Statev.Neal

COURT OF APPEALS OF OHIO TENTH APPELLATE DISTRICTMar 31, 2016
No. 15AP-771 (Ohio Ct. App. 2016)
No. 15AP-7712016 Ohio 1406

No. 15AP-771

03-31-2016

State of Ohio, Plaintiff-Appellee, v. Antonio L. Neal, Defendant-Appellant.

On brief: Ron O'Brien, Prosecuting Attorney, and Seth L. Gilbert, for appellee. On brief:


(C.P.C. No. 14CR-3590) (REGULAR CALENDAR) DECISION On brief: Ron O'Brien, Prosecuting Attorney, and Seth L. Gilbert, for appellee. Argued: Seth L. Gilbert. On brief: Yeura R. Venters, Public Defender, and David L. Strait, for appellant. Argued: David L. Strait. APPEAL from the Franklin County Court of Common Pleas SADLER, J.

{¶ 1} Defendant-appellant, Antonio L. Neal, appeals from a judgment of the Franklin County Court of Common Pleas convicting him of having a weapon while under disability, in violation of R.C. 2923.13, and improper handling of a firearm, in violation of R.C. 2913.16. For the reasons that follow, we affirm.

I. FACTS AND PROCEDURAL HISTORY

{¶ 2} On June 13, 2014, Columbus Police Officer Jacob Pawlowski and his partner, Officer Demsas Reddae, stopped appellant's vehicle for failing to maintain a lane of travel at the intersection of Joyce Avenue and Maynard Avenue. As Officer Pawlowski approached the vehicle, he noticed there were two passengers in the vehicle with appellant. Officer Pawlowski asked appellant for his license, vehicle registration, and proof of insurance. The time was 8:31 p.m. Officer Pawlowski then asked appellant for permission to search the vehicle, but appellant refused.

{¶ 3} Appellant's refusal raised "red flags" with Officer Pawlowski. (Nov. 25, 2014 Tr. 9.) Although Officer Pawlowski acknowledged he did not have a reasonable suspicion that appellant or his passengers were engaged in other criminal activity, he decided to call for a K-9 unit. The time was 8:37 p.m. At 8:48 p.m., Officer Kenneth Coontz of the K-9 unit arrived at the scene with his drug detection dog. In accordance with his usual procedure, Officer Coontz ordered appellant and his passengers out of the vehicle before he led his dog around the outside of the vehicle. According to Officer Coontz, less than one minute after he began walking his dog around the vehicle, his dog "alerted" to the rear passenger compartment by scratching at the door. (Nov. 25, 2014 Tr. 44.) When Officer Coontz notified appellant of this development, appellant admitted that one of his passengers had smoked marijuana in the vehicle.

An "Event Chronology" was admitted into evidence as exhibit A-2.

{¶ 4} A subsequent search of the interior of the vehicle uncovered a residue of marijuana which was insufficient to support a minor misdemeanor charge. However, police also found a handgun in the glove box. Officer Pawlowski cited appellant for a marked lane violation, a minor misdemeanor, and he turned the weapon over to the gun crimes unit. On July 18, 2014, a Franklin County Grand Jury indicted appellant on one count of having a weapon while under disability, a felony of the third degree, and one count of improper handling of a firearm in a vehicle, a felony of the fourth degree.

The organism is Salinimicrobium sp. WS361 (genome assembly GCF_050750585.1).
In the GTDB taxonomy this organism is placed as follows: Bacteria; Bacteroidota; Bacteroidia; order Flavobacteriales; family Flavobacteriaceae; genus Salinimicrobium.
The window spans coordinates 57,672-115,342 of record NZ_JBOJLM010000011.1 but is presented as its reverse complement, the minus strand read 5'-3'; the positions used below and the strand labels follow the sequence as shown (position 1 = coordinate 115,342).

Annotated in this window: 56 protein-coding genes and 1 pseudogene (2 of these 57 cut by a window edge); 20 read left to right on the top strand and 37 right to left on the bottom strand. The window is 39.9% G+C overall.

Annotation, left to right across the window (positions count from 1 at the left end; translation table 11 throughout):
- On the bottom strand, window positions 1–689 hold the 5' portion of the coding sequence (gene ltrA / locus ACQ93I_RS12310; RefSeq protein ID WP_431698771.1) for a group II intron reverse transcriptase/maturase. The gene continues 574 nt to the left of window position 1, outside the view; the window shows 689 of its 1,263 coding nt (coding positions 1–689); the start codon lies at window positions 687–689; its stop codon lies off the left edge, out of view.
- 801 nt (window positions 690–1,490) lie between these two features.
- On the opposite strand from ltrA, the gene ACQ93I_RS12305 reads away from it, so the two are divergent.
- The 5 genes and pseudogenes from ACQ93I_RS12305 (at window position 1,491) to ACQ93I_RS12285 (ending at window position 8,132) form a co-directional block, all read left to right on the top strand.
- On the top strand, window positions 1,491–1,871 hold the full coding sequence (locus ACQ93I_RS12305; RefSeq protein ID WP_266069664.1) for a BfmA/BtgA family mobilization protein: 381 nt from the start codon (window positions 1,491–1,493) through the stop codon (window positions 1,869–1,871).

{¶ 5} On September 18, 2014, appellant filed a motion to suppress the evidence uncovered in the warrantless search of his vehicle. The trial court held an evidentiary hearing on the motion on November 25, 2014. On February 13, 2015, the trial court issued a written decision denying appellant's motion. On April 7, 2015, appellant entered a plea of no contest to the charges in the indictment. The trial court convicted appellant of both charges in the indictment and scheduled a sentencing hearing for July 9, 2015. As a result of the hearing, the trial court issued a judgment entry on July 13, 2015, imposing three years of community control. Appellant timely appealed to this court from the judgment of the trial court.

II. ASSIGNMENT OF ERROR

{¶ 6} Appellant asserts a single assignment of error as follows:

The trial court erred by overruling the defense motion to suppress the results of a search that was conducted in violation of Appellant's rights under the Fourth and Fourteenth Amendments to the United States Constitution and Article I, Section 14.


III. STANDARD OF REVIEW

{¶ 7} "Appellate review of a motion to suppress presents a mixed question of law and fact." State v. Burnside, 100 Ohio St.3d 152, 2003-Ohio-5372, ¶ 8. "When considering a motion to suppress, the trial court assumes the role of fact finder and, accordingly, is in the best position to resolve factual questions and evaluate witness credibility." Columbus v. Body, 10th Dist. No. 11AP-609, 2012-Ohio-379, ¶ 9, citing Burnside at ¶ 8, citing State v. Mills, 62 Ohio St.3d 357, 366 (1992). "As such, an appellate court must accept the trial court's factual findings if they are supported by competent, credible evidence." Id., citing Burnside at ¶ 8, citing State v. Fanning, 1 Ohio St.3d 19 (1982). "Accepting these facts as true, the reviewing court must then independently determine, without deference to the trial court's conclusion, whether the facts satisfy the applicable legal standard." Id., citing Burnside at ¶ 8. See also State v. Phillips, 10th Dist. No. 14AP-79, 2014-Ohio-5162, ¶ 6.

IV. LEGAL ANALYSIS

{¶ 8} Appellant's sole assignment of error challenges the denial of his motion to suppress evidence seized by police in the traffic stop of June 13, 2014. Specifically, appellant claims that officers detained him beyond the time justified by the traffic stop in violation of his rights under the Fourth Amendment to the U.S. Constitution.

{¶ 9} In denying the motion to suppress, the trial court held that the Fourth Amendment does not require an officer to possess a reasonable articulable suspicion of criminal activity, beyond the minor misdemeanor traffic offense, before calling for the aid of a drug sniffing dog. The trial court further determined that Officer Pawlowski did not extended appellant's detention beyond that which was reasonably necessary to resolve the issue that led to the stop and issue a traffic citation. We agree with the trial court.